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Article updated: 3/21/2013 12:19 PM

Second lawsuit in 2007 pool drowning at St. Charles resort

By Harry Hitzeman

A Belvidere teen, who saw a relative drown at the Pheasant Run Resort in St. Charles more than five years ago, has sued the resort and hotel, claiming emotional distress.

The suit, filed this month in Kane County court, is the second involving the Dec. 28, 2007, drowning of Javier Gonzalez, 21, of Garden Prairie, Ill.

A wrongful-death suit was filed in 2009 by the mother of the drowning victim. Daniel Murphy, a lawyer representing the plaintiffs in both lawsuits, declined to comment.

The suit alleges Pheasant Run Resort and Spa, McArdle Ltd., and Oakbrook Hotels and Resorts should be held liable for the emotional distress caused to Carlos Escobar, who was 12 when he saw his stepbrother drown.

Both lawsuits argue the resort failed to maintain the pool properly by not posting emergency numbers or installing a phone at the pool.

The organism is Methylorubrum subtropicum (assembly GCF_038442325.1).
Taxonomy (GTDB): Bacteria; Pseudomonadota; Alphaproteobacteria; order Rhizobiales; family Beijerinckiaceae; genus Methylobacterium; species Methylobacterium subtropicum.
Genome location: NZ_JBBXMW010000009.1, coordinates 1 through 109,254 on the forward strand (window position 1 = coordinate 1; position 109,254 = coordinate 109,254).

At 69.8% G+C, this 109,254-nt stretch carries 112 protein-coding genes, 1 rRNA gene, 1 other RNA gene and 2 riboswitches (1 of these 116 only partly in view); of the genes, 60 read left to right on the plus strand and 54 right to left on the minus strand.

The suit also claims the resort was cited by the DuPage County Health Department at least seven times for not having a buoyed safety rope dividing the shallow and deep sections of the pool, and did not have proper lifesaving equipment on the deck.

According to the suit, Gonzalez was playing in the pool with four relatives, ages 12 through 15, when he became distressed and sank face down to the bottom near the drain. There was no lifeguard on duty and the children frantically called for help before going to their parents' rooms for assistance, the suit states.

A Pheasant Run employee could not locate any rescue equipment, and Gonzalez was underwater for at least five minutes, the suit said. He was eventually pulled from the water, but CPR did not work and he was pronounced dead on arrival at Delnor Hospital in Geneva.

Gonzalez was an "athlete and strong swimmer," and no drugs or alcohol were found in his body after the autopsy, the suit stated.

Phone messages left with Pheasant Run, McArdle Ltd., and Oakbrook Hotels and Resorts were not returned.

Both lawsuits seek more than $50,000 in damages.

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